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by Danielle Sosin
Reviewed by Kathleen Ambrogi

Lake Superior in North America, which extends into both Canada and the United States, is arguably the largest freshwater lake in the world. For generations it has fascinated, frightened and served those who have visited its waters, among them Indians, explorers, trappers, hunters, missionaries, businessmen, fisherman, tourists and ordinary men and women. Many writers of both poetry and prose have taken it as their subject, and Danielle Sosin has distinguished herself in this regard. Her story brings us an intimate picture of the lake and three people who understand its power through their lives:

• In 1622, Grey Rabbit, an Ojibwe Indian, is haunted by nightly dreams of the lake and the natural world that encompasses it. Although she knows the lake as a giver of life, her dreams portend some terrible future for her children and her people. Eventually, the terror of her nights brings her close to madness.

• In 1902, Berit lives peacefully with her fisherman husband Gunnar on the shores of the lake. A Norwegian couple, they relish their hardworking existence, its relative isolation, and the challenge of bending the New World to their will. In time, each one must gaze with understanding into the lake's tragic depths.

• In 2000, Nora has spent her life alongside the lake, for many years running a popular neighborhood bar in the midst of a community she knows and loves, but avoiding the waters that give it life. When she loses the simple routine of her existence on one pivotal night, the lake helps her redefine it.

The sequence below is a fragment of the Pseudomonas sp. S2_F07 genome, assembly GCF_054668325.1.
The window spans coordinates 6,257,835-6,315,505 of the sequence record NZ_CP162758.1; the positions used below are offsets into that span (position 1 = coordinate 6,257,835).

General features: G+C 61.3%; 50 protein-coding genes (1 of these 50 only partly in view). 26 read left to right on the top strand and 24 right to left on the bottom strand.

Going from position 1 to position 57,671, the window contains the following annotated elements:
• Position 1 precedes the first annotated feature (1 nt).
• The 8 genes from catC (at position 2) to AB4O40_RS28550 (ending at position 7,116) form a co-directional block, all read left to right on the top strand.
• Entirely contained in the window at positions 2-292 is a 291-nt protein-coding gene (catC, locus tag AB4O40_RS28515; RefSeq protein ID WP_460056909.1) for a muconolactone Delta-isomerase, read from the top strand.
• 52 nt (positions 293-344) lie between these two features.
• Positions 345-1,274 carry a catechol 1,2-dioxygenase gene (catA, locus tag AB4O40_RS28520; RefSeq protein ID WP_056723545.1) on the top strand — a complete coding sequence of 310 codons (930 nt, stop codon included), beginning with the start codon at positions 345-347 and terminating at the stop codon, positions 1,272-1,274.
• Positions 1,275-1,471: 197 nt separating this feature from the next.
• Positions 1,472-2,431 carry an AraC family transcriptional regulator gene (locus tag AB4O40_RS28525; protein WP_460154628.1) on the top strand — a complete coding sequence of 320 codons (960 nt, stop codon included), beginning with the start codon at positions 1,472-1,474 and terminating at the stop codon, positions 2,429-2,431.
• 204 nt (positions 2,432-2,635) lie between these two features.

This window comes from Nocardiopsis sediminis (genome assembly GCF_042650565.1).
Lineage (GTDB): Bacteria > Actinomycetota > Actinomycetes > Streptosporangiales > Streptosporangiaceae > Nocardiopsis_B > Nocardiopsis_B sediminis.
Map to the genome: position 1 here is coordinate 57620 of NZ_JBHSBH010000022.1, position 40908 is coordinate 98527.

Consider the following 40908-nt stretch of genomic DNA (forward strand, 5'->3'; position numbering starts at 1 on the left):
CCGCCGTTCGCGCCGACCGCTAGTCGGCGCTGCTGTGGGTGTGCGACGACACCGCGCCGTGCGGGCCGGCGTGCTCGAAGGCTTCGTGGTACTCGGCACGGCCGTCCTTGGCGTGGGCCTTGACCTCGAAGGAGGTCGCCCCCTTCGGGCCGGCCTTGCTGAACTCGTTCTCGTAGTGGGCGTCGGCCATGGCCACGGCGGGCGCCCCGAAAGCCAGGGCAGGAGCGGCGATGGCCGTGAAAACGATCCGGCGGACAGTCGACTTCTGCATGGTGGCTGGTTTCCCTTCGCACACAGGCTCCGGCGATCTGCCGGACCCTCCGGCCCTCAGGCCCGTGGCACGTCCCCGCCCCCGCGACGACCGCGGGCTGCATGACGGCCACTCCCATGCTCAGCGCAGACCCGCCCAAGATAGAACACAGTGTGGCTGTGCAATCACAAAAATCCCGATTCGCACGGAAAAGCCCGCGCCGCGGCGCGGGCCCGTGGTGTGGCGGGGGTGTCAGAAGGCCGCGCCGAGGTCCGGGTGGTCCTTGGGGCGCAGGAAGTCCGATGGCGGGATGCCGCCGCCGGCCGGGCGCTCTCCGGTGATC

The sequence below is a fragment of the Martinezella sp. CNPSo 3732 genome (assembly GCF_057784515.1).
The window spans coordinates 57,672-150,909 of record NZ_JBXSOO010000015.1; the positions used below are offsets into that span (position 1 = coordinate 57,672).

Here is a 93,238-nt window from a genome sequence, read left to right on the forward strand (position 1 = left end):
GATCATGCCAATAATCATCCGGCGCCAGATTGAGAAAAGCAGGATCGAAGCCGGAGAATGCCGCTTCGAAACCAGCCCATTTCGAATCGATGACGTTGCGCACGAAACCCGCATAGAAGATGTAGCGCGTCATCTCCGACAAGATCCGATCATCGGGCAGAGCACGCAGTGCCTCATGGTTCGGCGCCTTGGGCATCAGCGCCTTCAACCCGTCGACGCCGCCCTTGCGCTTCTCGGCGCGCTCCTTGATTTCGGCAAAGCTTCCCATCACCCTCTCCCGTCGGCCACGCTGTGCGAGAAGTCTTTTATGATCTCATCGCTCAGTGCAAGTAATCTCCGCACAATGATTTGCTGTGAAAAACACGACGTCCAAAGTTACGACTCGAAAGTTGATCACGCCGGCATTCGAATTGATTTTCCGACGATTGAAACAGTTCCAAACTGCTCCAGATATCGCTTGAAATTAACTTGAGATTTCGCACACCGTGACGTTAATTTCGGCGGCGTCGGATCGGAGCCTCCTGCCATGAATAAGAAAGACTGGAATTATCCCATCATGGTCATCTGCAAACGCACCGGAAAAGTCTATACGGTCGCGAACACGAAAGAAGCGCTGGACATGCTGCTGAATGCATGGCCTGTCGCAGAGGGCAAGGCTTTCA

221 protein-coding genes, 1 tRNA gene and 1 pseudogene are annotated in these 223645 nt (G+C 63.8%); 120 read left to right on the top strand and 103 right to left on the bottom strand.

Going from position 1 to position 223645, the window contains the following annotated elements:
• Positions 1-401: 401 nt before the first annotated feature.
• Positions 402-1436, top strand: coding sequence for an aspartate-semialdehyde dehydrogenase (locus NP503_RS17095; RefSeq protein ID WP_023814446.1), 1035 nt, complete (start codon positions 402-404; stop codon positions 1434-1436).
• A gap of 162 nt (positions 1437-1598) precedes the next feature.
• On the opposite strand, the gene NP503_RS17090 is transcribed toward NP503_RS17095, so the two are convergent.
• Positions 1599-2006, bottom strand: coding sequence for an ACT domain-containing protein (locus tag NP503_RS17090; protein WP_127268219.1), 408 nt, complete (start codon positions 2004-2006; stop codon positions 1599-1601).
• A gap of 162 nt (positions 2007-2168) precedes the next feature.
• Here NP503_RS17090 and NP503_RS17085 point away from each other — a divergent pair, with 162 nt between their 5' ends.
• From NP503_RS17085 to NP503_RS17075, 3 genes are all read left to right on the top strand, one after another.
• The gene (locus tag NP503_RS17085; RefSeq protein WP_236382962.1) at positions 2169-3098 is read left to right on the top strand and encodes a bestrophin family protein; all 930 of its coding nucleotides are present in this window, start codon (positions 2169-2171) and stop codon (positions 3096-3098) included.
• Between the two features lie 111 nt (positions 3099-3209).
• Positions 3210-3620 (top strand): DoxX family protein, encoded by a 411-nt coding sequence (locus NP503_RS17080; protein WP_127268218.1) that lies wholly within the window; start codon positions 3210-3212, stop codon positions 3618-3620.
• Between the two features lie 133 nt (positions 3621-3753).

Although each story is told separately through discrete chapters, they seep into each other in subtle and transformative ways. Sosin moves the reader smoothly back and forth through time, allowing the discovery of each life through beautifully adept third person prose narration. Poetic passages interspersed between narratives offer a fourth voice, that of the natural world, the only true constant on the journey. At its heart, this book—like many great stories—tells about the discovery of self through the events of a world that is wonderful and terrible, a world that takes as readily as it gives.

It is said that the Inuit people have hundreds of words for snow. Although this is untrue, it would not be inaccurate to say that Sosin has hundreds of words for lake. The breadth of her language for characterizing this world and its powers is quite simply astonishing. Through her words, we hear the heartbeat of both people and waters, and come away just as visitors to the lake have done for millennia—in awe and understanding.